In which Lyssa makes a discovery and renews her acquaintance with Portlandia.

Lyssa was not too pleased with herself these days. The butterflies in her stomach were having a field day, and she knew why. Every time she came to the office, she looked over towards Marty's desk, and if he wasn't there, she looked up in anticipation every time the door opened. When Diana and Marty sat around the coffee machine, she listened surreptitiously until she could no longer stand it and joined them. She felt alternately exhilarated and annihilated. She waited for the case of temporary insanity to burn itself out, but every day seemed an age, and she didn't know if her nerves were going to hold out. That was what came of giving in to your fantasies, being in such a state because of nothing, just dreams and speculations and wishes: she had talked herself into the whole thing, and now she couldn't talk herself out of it. At least Marty didn't have to know, and she could pine and flourish in secret. She still hadn't heard anything from Hannah, but she no longer made excuses for herself. It wasn't her daughter that was bothering her. This shouldn't happen to you when you're almost forty, Lyssa reflected.

Late one morning, she was confronted with a blow to her stomach that sent the butterflies racing. Lyssa was returning from an interview with a local writer of detective fiction who set her stories on the coast and gave her elegant hero a Ferrari to drive. Lyssa disapproved--as an Oregon hero, he should have ridden a bike. Diana was standing next to Marty's desk, looking at something he had written, her hand on his shoulder, leaning over him and laughing, and what was worse, Marty was laughing back. Lyssa liked them both and wished them well, but the sight made her stomach plunge. Imagining certainties where all that was certain were her fears, she was quite surprised when they didn't go out to lunch together. Lyssa watched Marty and Harry leave with relief.

Something must have been showing. Diana came over to her shortly after the two men left, and Diana was not the most observant of souls. "Hey, Lyssa, are you okay?" she asked.

"Oh, I have a bit of a headache," Lyssa replied, rubbing her forehead and reflecting what wonderful, all-purpose excuses headaches were.

Diana sat down. "Headaches are a bitch, aren't they?" Lyssa winced slightly. She still wasn't used to Diana's vocabulary, which seemed to belong more to the construction site than the office, but obscenities were becoming more common and more harmless every day, and she ignored Diana's language generously. "You seemed a little short-tempered a while ago," Diana continued.

"Was I?" Lyssa asked. "I'm sorry."

"No big deal. I just thought something might be the matter. I didn't come over to complain, I came to ask you a favor. I was wondering if I could leave early on Friday."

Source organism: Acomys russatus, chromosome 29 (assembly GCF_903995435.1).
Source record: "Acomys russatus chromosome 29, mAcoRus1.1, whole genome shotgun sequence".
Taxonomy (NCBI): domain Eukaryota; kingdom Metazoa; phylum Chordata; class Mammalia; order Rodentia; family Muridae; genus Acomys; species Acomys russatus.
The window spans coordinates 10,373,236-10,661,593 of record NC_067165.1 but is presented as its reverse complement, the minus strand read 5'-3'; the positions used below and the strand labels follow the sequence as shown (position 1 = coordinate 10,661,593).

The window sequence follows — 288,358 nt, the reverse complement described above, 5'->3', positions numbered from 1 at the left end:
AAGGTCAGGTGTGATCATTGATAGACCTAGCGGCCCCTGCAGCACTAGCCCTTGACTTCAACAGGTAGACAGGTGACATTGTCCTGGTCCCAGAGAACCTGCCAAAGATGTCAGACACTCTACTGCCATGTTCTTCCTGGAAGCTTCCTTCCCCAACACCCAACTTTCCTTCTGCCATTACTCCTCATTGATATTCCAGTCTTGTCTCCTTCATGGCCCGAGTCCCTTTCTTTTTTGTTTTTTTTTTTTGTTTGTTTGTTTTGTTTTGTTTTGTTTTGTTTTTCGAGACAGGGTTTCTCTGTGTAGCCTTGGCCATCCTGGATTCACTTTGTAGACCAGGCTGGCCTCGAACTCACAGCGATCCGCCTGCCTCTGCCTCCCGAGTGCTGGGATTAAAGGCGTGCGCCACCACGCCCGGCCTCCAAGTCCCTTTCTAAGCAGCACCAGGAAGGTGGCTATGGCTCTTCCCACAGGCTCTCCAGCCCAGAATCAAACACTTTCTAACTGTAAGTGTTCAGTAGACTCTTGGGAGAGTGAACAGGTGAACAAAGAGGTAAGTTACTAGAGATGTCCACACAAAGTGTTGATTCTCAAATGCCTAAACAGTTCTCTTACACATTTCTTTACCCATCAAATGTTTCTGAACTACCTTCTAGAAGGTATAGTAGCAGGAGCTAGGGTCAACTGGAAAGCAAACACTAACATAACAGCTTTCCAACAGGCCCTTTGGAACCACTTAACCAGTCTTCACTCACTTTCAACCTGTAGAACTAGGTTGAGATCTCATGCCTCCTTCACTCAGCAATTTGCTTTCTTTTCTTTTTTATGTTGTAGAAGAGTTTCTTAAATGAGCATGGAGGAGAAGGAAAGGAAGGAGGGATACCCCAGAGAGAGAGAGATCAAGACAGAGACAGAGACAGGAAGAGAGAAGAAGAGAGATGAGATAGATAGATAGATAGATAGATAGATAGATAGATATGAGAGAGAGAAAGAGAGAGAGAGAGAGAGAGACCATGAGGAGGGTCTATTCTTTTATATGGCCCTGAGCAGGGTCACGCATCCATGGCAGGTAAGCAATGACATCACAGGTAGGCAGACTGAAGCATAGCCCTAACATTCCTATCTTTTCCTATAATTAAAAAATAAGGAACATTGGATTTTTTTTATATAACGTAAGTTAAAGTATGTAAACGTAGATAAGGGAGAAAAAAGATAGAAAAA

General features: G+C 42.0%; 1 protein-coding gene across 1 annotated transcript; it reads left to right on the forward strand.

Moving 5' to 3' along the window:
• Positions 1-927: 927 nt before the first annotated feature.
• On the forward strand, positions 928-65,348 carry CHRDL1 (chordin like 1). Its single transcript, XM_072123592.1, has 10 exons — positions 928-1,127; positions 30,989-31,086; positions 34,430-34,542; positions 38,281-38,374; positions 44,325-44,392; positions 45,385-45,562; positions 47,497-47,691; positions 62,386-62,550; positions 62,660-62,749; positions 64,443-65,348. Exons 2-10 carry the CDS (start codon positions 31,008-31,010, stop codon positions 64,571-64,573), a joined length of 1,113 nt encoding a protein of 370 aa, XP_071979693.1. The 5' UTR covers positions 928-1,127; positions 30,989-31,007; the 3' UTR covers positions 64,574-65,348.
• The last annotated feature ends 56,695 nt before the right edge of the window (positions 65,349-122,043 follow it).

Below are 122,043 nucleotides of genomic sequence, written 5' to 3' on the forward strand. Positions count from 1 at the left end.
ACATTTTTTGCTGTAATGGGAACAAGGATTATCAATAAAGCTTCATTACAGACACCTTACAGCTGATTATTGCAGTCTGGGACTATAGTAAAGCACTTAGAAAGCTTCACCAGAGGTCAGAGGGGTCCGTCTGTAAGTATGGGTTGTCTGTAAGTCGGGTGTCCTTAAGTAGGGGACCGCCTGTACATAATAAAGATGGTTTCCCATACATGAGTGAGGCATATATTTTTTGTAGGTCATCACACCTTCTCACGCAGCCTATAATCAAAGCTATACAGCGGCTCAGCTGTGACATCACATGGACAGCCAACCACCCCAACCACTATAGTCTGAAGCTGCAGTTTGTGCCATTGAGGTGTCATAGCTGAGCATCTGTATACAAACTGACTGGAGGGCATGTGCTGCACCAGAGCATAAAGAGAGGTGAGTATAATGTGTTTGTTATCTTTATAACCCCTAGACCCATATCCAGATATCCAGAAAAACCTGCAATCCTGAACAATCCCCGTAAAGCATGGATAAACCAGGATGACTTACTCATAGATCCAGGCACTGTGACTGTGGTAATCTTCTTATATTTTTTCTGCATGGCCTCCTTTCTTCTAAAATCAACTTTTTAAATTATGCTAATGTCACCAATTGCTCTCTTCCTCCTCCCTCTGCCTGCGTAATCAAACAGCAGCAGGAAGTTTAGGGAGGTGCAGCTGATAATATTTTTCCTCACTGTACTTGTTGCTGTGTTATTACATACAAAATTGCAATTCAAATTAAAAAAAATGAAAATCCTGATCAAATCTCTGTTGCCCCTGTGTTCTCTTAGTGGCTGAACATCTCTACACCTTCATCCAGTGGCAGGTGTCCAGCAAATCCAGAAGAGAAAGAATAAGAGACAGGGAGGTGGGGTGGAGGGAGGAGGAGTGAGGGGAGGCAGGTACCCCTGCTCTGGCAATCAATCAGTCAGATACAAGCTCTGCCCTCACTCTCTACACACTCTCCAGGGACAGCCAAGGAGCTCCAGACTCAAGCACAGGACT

With effort, Lyssa concentrated on what Diana was saying. "As long as everything's going on schedule, I see no reason why not. What's up?"

"A friend of mine has an important gig in Seattle, and he wants me to come." Diana ran a hand through her long bangs and gave a rueful smile. "I guess I should call him my 'boyfriend,' but I have problems with that word. It seems too official."

"Your boyfriend?" Lyssa asked, feeling stunned.

"Well, like I said, I don't like to call him that, but that's more or less the role he's filling."

"I thought there was something up between you and Marty," Lyssa said casually, relief lifting her depression like magic.

Eyes wide, Diana stared at Lyssa. The intentional nonchalance hadn't worked. "Oh, he's too old for me!" Diana said, laughing. "Besides, I never go for guys who are shorter. Guess I'm too traditional."

"Too old!" Lyssa repeated.

"Oh yeah," Diana said, patting Lyssa's hand briefly. "I like my men younger, but not shorter. You can have him," she continued, as usual unaware of any imminent danger of going out on a thin verbal limb. Diana's shreds of tact were rather scanty.

"Oh, dear, is it that obvious?" Lyssa asked.

"I only realized just now when you asked me whether I was interested in him," Diana said.

"Shhh," Lyssa said automatically, even though they were the only two in the office.

"Oh, I'm sure no one has noticed anything, Lyssa, not even Marty," Diana reassured her, her voice as lowered as she could make it. That, however, was not particularly quiet. "You've been wonderfully reticent. But if I were in your place, I wouldn't be hiding it that much."

"No, I'm sure you wouldn't." Lyssa smiled slightly as she inspected her extravagant assistant editor, sporting a costume as loud as she was. The shiny purple shirt was held together carelessly by a belt flaunting a gaudy silver clasp with claws. Dramatic and blundering, Diana seemed incapable of secrecy.

"Now, what's that supposed to mean?" Diana said, crossing her arms across her chest, playfully defensive.

"Nothing. Do you want to go out to lunch?"

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